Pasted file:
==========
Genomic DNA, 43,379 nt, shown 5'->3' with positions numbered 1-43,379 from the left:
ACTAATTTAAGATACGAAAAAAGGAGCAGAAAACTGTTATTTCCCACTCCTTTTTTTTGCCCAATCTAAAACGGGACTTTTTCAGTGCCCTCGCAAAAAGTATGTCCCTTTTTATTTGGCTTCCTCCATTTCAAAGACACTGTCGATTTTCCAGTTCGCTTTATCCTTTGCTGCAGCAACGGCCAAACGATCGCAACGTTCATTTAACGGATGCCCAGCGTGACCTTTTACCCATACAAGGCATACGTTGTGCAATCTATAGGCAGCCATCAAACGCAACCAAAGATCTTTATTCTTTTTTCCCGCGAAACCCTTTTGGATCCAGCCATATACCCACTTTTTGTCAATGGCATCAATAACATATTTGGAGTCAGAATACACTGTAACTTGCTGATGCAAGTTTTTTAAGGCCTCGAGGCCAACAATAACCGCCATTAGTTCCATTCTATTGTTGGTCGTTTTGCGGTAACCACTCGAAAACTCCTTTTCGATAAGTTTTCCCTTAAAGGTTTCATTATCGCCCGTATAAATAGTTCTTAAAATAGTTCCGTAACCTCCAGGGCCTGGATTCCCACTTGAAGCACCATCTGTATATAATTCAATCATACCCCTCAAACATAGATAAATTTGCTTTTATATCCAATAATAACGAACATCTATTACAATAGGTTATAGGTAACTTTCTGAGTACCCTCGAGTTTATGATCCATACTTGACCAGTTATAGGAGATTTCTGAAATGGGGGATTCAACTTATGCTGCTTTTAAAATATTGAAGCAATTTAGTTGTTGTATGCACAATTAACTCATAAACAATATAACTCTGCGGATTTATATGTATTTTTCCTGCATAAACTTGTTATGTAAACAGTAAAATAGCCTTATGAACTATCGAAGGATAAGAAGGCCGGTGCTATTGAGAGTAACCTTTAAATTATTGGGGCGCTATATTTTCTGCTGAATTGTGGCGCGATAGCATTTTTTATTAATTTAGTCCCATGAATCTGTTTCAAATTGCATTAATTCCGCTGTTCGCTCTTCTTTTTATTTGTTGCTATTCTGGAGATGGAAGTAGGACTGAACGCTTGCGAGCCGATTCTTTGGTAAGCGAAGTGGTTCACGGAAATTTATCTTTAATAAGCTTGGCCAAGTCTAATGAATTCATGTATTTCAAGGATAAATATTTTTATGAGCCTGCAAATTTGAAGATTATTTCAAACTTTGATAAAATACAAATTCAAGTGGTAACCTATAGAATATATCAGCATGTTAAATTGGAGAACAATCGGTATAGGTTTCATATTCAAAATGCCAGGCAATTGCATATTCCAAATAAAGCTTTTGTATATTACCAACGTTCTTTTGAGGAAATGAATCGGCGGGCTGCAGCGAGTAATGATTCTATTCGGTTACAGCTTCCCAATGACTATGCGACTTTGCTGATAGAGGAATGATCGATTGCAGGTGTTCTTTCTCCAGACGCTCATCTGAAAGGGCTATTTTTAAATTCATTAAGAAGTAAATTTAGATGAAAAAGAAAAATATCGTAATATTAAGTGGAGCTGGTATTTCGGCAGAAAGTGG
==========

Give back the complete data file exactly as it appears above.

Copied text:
Genomic DNA, 43,379 nt, shown 5'->3' with positions numbered 1-43,379 from the left:
ACTAATTTAAGATACGAAAAAAGGAGCAGAAAACTGTTATTTCCCACTCCTTTTTTTTGCCCAATCTAAAACGGGACTTTTTCAGTGCCCTCGCAAAAAGTATGTCCCTTTTTATTTGGCTTCCTCCATTTCAAAGACACTGTCGATTTTCCAGTTCGCTTTATCCTTTGCTGCAGCAACGGCCAAACGATCGCAACGTTCATTTAACGGATGCCCAGCGTGACCTTTTACCCATACAAGGCATACGTTGTGCAATCTATAGGCAGCCATCAAACGCAACCAAAGATCTTTATTCTTTTTTCCCGCGAAACCCTTTTGGATCCAGCCATATACCCACTTTTTGTCAATGGCATCAATAACATATTTGGAGTCAGAATACACTGTAACTTGCTGATGCAAGTTTTTTAAGGCCTCGAGGCCAACAATAACCGCCATTAGTTCCATTCTATTGTTGGTCGTTTTGCGGTAACCACTCGAAAACTCCTTTTCGATAAGTTTTCCCTTAAAGGTTTCATTATCGCCCGTATAAATAGTTCTTAAAATAGTTCCGTAACCTCCAGGGCCTGGATTCCCACTTGAAGCACCATCTGTATATAATTCAATCATACCCCTCAAACATAGATAAATTTGCTTTTATATCCAATAATAACGAACATCTATTACAATAGGTTATAGGTAACTTTCTGAGTACCCTCGAGTTTATGATCCATACTTGACCAGTTATAGGAGATTTCTGAAATGGGGGATTCAACTTATGCTGCTTTTAAAATATTGAAGCAATTTAGTTGTTGTATGCACAATTAACTCATAAACAATATAACTCTGCGGATTTATATGTATTTTTCCTGCATAAACTTGTTATGTAAACAGTAAAATAGCCTTATGAACTATCGAAGGATAAGAAGGCCGGTGCTATTGAGAGTAACCTTTAAATTATTGGGGCGCTATATTTTCTGCTGAATTGTGGCGCGATAGCATTTTTTATTAATTTAGTCCCATGAATCTGTTTCAAATTGCATTAATTCCGCTGTTCGCTCTTCTTTTTATTTGTTGCTATTCTGGAGATGGAAGTAGGACTGAACGCTTGCGAGCCGATTCTTTGGTAAGCGAAGTGGTTCACGGAAATTTATCTTTAATAAGCTTGGCCAAGTCTAATGAATTCATGTATTTCAAGGATAAATATTTTTATGAGCCTGCAAATTTGAAGATTATTTCAAACTTTGATAAAATACAAATTCAAGTGGTAACCTATAGAATATATCAGCATGTTAAATTGGAGAACAATCGGTATAGGTTTCATATTCAAAATGCCAGGCAATTGCATATTCCAAATAAAGCTTTTGTATATTACCAACGTTCTTTTGAGGAAATGAATCGGCGGGCTGCAGCGAGTAATGATTCTATTCGGTTACAGCTTCCCAATGACTATGCGACTTTGCTGATAGAGGAATGATCGATTGCAGGTGTTCTTTCTCCAGACGCTCATCTGAAAGGGCTATTTTTAAATTCATTAAGAAGTAAATTTAGATGAAAAAGAAAAATATCGTAATATTAAGTGGAGCTGGTATTTCGGCAGAAAGTGG